amend. VIII, and protects prisoners from the
“unnecessary and wanton infliction of pain, ”
Whitley v. Albers, 475 U.S. 312, 319 (1986). To
establish an Eighth Amendment claim, an inmate must satisfy
both an objective component-that the harm inflicted was
sufficiently serious-and a subjective component-that the
prison official acted with a sufficiently culpable state of
mind. Williams v. Benjamin, 77 F.3d 756, 761 (4th
Cir. 1996). In adjudicating an excessive force claim, the
Court must consider such factors as the need for the use of
force, the relationship between that need and the amount of
force used, the extent of the injury inflicted, and,
ultimately, whether the force was “applied in a good
faith effort to maintain or restore discipline, or
maliciously and sadistically for the very purpose of causing
harm.” Albers, 475 U.S. at 320-21.
Furthermore, the Supreme Court has reiterated that
“[a]n inmate who is gratuitously beaten by guards does
not lose his ability to pursue an excessive force claim
merely because he has the good fortune to escape without
serious injury.” Wilkins v. Gaddy, 130 S.Ct.
1175, 1178-79 (2010). In Wilkins v. Gaddy, the
Supreme Court observed:
This is not to say that the “absence of serious
injury” is irrelevant to the Eighth Amendment inquiry.
“[T]he extent of injury suffered by an inmate is one
factor that may suggest ‘whether the use of force could
plausibly have been thought necessary' in a particular
situation.” The extent of injury may also provide some
indication of the amount of force applied. As we stated in
Hudson, not “every malevolent touch by a
prison guard gives rise to a federal cause of action.”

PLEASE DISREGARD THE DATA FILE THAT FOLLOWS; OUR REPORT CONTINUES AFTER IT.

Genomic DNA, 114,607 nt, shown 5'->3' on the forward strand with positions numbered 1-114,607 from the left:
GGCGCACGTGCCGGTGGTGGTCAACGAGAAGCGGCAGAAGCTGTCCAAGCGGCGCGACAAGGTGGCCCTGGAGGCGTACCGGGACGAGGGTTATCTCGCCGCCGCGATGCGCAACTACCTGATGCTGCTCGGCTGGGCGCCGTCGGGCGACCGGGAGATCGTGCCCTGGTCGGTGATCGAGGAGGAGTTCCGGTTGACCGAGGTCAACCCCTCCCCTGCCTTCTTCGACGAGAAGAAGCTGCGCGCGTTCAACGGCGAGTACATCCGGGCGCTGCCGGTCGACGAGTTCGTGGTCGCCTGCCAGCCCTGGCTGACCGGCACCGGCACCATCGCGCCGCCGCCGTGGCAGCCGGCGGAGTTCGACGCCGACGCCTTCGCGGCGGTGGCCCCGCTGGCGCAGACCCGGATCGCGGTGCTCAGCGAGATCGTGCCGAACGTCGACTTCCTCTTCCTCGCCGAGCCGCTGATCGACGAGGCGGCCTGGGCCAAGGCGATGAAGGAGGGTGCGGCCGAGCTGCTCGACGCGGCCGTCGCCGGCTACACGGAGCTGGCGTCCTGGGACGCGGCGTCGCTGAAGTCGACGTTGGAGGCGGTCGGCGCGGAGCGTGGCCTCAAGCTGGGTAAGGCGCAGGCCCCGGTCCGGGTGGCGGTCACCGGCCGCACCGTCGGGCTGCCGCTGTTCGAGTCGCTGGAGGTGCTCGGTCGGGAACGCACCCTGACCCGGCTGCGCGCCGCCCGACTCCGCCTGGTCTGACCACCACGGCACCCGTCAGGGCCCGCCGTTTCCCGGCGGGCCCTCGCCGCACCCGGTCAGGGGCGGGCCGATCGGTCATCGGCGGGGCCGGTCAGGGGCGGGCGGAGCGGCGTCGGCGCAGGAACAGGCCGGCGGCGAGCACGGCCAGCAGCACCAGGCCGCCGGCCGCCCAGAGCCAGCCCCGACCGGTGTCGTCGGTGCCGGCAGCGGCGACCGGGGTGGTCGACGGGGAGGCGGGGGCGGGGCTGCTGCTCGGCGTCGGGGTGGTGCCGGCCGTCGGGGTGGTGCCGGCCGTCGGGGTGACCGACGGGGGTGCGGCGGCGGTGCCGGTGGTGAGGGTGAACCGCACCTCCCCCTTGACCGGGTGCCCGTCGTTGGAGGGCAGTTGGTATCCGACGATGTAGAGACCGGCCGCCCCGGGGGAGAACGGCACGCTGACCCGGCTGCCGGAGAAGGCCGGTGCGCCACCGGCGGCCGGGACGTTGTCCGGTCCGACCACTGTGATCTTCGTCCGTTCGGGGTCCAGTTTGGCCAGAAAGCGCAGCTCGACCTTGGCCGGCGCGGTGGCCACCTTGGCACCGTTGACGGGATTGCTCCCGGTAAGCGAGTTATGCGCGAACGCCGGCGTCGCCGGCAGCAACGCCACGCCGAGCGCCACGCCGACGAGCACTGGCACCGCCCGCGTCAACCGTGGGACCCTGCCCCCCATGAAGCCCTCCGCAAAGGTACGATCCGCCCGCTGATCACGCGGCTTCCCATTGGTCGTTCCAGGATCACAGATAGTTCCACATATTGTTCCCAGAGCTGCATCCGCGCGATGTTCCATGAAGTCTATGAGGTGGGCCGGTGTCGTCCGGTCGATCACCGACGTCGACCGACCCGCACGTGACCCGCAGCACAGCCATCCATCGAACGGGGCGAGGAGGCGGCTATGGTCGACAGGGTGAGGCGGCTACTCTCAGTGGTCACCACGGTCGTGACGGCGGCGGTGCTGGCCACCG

“The Eighth Amendment's prohibition of ‘cruel
and unusual' punishments necessarily excludes from
constitutional recognition de minimis uses of physical force,
provided that the use of force is not of a sort repugnant to
the conscience of mankind.” An inmate who complains of
a “push or shove” that causes no discernible
injury almost certainly fails to state a valid excessive
force claim. Injury and force, however, are only imperfectly
correlated, and it is the latter that ultimately counts.
Id. at 1178-79 (citations omitted).
as to Plaintiff's claims against the remaining Defendants
based on failure to intervene to stop the alleged excessive
force by Defendant John Doe, law enforcement officials may be
held liable in Section 1983 actions in which the officials
“fail or refuse to intervene when a constitutional
violation such as an unprovoked beating takes place in
[their] presence.” Ensley v. Soper, 142 F.3d
1402, 1407 (11th Cir. 1998); see also Yang v.
Hardin, 37 F.3d 282, 285 (7th Cir. 1994). To succeed on
a theory of what is sometimes called “bystander
liability, ” a plaintiff must show that the defendant
police officer: (1) knows that a fellow officer is violating
an individual's constitutional rights; (2) has a
reasonable opportunity to prevent the harm; and (3) chooses
not to act. Randall v. Prince George's Cnty.,
302 F.3d 188, 204 (4th Cir. 2002).
Court finds that, taking as true Plaintiff's allegations,
and construing all inferences in his favor, Plaintiff's
claims against Defendants survive ...